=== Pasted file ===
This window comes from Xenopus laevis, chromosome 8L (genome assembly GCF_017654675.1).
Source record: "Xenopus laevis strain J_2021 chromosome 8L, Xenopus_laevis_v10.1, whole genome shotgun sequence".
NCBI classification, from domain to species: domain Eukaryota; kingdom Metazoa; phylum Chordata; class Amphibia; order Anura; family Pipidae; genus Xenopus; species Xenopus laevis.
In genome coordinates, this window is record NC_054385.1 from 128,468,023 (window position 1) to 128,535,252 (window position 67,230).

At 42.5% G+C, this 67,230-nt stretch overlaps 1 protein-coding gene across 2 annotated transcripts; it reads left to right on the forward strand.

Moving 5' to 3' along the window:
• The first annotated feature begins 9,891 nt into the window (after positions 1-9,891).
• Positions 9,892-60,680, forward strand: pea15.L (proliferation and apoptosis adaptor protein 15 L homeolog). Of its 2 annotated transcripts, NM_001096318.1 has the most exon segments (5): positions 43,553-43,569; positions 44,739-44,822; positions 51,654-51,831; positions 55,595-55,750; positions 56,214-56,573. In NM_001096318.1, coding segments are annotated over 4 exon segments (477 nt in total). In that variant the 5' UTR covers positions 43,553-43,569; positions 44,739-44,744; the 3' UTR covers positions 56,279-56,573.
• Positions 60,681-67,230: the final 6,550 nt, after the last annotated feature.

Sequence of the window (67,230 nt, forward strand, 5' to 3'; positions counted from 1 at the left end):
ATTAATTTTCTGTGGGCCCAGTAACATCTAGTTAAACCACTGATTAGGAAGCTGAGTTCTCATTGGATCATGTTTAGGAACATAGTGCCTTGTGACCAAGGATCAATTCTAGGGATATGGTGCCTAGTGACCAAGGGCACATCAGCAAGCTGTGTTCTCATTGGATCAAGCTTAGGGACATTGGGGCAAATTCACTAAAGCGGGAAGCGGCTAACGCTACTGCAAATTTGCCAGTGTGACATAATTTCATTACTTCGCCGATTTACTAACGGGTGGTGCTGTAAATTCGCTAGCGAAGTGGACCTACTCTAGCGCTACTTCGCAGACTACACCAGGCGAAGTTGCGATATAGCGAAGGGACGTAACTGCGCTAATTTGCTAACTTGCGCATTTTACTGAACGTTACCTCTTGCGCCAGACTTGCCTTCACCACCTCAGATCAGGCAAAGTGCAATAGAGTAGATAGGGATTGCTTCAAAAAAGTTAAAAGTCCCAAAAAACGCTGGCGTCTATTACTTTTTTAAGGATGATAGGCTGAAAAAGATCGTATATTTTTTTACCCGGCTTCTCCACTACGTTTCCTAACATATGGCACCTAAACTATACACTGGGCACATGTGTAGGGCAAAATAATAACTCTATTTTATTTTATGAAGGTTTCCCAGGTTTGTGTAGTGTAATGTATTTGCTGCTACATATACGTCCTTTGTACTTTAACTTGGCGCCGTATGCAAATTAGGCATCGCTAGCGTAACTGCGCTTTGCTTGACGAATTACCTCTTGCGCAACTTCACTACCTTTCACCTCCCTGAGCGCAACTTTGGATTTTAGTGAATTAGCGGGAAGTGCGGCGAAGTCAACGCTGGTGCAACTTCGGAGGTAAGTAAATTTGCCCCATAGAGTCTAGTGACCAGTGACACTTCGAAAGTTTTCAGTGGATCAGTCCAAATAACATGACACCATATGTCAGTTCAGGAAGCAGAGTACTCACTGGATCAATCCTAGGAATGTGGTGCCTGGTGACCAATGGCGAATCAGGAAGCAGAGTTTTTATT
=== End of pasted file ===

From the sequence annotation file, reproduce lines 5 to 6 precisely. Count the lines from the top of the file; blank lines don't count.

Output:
At 42.5% G+C, this 67,230-nt stretch overlaps 1 protein-coding gene across 2 annotated transcripts; it reads left to right on the forward strand.

Moving 5' to 3' along the window: